@Z - with you 100% on the stouts in summer - I just don’t enjoy them as much as in the colder months. Bell’s is all around a great producer. I’ve had the Dragons Milk - it’s off the charts. NH used to make - maybe they still do - a sour cherry stout that was funky and delicious - it’s how I learned that cherries are so important to Michigan’s economy.

Among beer aficionados - 3 Floyd’s is the real deal. They don’t distribute to NY - but I know guys who have driven to IN when they release their Dreadnaught IPA each year. I’ve never had it - but hear the stories.

pabloinnh 9:26 AM  

Well, I liked this a good deal more than OFL, but I could say that every day, so probably I'll stop saying it.

Was sailing along smoothly until I was nearly done, and then had to change MEL (hello to everyone else who had this, which is clearly the proper answer), ANA, and OPEDLETTER. You get some interesting crosses that way, but they will not lead you in a helpful direction. Fixed those, finished up, and thought nice Saturdecito.

ATHOL Fugard has two names that stick once you've seen them, so no problem there.

Hard to believe, but a doctor here in my little town in NH, who died not too long ago, had the world's largest private collection of BUGATTIS. He had a large NE style barn constructed to hold them all. Used to get one out once a year or so and drive it around, usually on the Fourth of July. Sometimes other enthusiasts would show up in town for a mini Bugatti rally. Who woulda thunk it?

@ChuckD-Agree with your assessment of Smuttynose, which is/was my go-to beer at our hootenannies. Hope you and @Z have a chance to try a Lawson's Sip o' Sunshine or the iconic Heady Topper from The Alchemist if you're ever up this way. I've bought both of them at their respective breweries. Fresh is wonderful, and beer doesn't get any better, IMHO.

RooMonster 9:35 AM  

Hey All !
So, you like it Rex? Har.
Fun puz, me being unsophisticated in all things sophisticated, had to Goog for ATHOL. Not in my sphere of knowledge. Was getting sick of looking at white space, so looked him up, after which, the flood gates opened, and was able to relatively zoom through the puz. Amazing how one answer can have that effect.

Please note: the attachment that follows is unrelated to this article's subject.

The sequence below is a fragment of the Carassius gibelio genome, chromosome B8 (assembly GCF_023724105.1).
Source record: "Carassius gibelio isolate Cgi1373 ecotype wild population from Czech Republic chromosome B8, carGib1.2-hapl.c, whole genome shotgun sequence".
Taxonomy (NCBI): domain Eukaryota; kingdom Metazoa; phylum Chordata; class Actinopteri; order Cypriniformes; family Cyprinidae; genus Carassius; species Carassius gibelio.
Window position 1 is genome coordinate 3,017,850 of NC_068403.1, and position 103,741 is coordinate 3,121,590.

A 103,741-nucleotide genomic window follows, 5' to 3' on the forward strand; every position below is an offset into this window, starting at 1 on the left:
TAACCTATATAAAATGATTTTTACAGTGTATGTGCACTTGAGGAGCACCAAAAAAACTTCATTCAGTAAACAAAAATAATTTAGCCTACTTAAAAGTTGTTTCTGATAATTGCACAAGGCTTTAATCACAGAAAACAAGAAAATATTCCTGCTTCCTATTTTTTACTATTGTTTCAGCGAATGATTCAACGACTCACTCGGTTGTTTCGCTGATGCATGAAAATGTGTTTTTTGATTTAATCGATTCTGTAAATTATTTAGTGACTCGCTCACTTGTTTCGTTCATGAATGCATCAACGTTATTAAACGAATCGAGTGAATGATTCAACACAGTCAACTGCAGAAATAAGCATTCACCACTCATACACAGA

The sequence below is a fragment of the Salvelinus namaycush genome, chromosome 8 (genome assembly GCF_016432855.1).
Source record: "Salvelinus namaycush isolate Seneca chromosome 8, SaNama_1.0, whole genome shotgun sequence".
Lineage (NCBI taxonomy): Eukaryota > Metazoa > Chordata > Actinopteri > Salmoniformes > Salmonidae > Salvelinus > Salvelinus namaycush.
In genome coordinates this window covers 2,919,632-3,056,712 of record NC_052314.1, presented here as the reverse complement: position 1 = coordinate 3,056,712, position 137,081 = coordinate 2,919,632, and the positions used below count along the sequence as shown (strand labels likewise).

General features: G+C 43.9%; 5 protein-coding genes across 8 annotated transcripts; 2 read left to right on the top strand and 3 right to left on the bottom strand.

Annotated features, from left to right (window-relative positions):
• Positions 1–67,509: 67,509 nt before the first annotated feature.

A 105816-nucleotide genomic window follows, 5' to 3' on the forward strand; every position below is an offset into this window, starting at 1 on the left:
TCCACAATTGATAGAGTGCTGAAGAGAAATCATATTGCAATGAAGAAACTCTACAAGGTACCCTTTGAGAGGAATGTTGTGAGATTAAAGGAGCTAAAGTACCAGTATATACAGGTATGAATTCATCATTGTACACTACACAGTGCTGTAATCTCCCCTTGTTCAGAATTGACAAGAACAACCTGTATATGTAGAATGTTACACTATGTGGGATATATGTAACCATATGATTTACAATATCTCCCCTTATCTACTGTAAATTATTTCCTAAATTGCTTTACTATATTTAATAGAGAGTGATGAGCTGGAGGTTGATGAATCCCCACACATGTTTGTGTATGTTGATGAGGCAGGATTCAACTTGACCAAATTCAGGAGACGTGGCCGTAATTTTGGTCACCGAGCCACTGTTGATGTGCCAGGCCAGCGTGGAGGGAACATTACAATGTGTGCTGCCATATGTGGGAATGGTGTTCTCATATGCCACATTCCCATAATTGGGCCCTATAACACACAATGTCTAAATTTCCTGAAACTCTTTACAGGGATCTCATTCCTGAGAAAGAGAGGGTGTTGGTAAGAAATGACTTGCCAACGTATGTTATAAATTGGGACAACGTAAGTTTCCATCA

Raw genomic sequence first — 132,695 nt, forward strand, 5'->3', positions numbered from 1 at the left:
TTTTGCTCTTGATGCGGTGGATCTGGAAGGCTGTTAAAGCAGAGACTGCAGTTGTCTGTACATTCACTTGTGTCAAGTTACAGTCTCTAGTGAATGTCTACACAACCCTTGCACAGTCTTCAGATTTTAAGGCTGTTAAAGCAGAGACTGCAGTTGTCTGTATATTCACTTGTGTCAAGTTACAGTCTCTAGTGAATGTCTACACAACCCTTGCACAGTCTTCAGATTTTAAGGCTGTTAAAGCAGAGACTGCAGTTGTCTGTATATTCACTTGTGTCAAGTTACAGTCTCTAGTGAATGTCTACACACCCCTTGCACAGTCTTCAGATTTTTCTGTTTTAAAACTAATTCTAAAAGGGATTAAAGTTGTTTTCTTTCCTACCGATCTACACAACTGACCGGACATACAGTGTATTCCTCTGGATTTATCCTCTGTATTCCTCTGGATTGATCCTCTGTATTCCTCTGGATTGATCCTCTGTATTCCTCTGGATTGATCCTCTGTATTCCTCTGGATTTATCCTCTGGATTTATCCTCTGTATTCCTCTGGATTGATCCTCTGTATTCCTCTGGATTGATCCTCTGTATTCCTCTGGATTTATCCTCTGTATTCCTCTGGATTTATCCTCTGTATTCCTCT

Am I the only one who had ferrarI first for BUGATTI? Wanted THuD, but took it out to put ferrarI in. After the ATHOL (**un-PC joke** Is that someone calling you an ano with a lisp?) lookup, erased ferrarI, and saw BUGATTI.

I CANT GOON! Good stuff. Also GOAS. Isn't GOA a thing? And can it be pluralized?

Also started with Econ for 10A, then realized (much layer), clue said -nomic, not -omic. Funny how the ole brain sees what it wants. Like misreading a clue.

HD maReS for BERGS first like some of y'all, thinking MOm ft the clue for Kind of rule. But couldn't get TAPa to mean Athletic trainer's supply, unless they were feeding their athletes. Erased the ma (sorry @M&A!) and saw MOB/BERGS/TAPE.

So a tough but not really today. Nice. TEASER TRAILER is a bit redundant, but that's fine. I END ON that. πŸ˜‹

No F's (Argh! Told ya they aren't used often enough! πŸ˜‹)

TJS 9:38 AM  

Fun Fact about the Curies : Husband Pierre used to carry around a piece of polonium in his pocket which he would pull out at lectures to show off its radioactive glow. Pretty sure he regretted that in later years.

Nancy 9:41 AM  

@Lewis (6:45) -- "...have nothing to do with the case..."

What a truly ingenious and resourceful subconscious you have, Lewis! I live with a changing variety of MUSICAL earworms night and day, every day, but not a single one of them has ever helped me solve a puzzle.

R Duke 9:43 AM  

Anon @8:54, Pam Tillis is Mel’s daughter. She was popular in the 90s, even won CMA female vocalist of the year.

Michael Page 9:47 AM  

Teaser and trailer are synonyms. Repetitive redundancy.

JC66 9:54 AM  

Can we please get

****Beer ALERT****

Keith 9:54 AM  

Since Jeannette Rankin (Friday), Athol Fugard (Saturday) and I all share the same birthday (June 11) does that mean I'll be in the crossword tomorrow? Or do I have to do something else noteworthy? Keith Irwin, lots of xword friendly letters!

JC66 9:56 AM  

πŸ˜‚ Semi joking.

57stratocaster 9:59 AM  

Loved it. Started slow and then it was over too soon. Lots of great clues and answers.

Anonymous 10:01 AM  

In English, the question would be: “You can’t even what?”

Barbara S. 10:03 AM  

@ TJS 9:38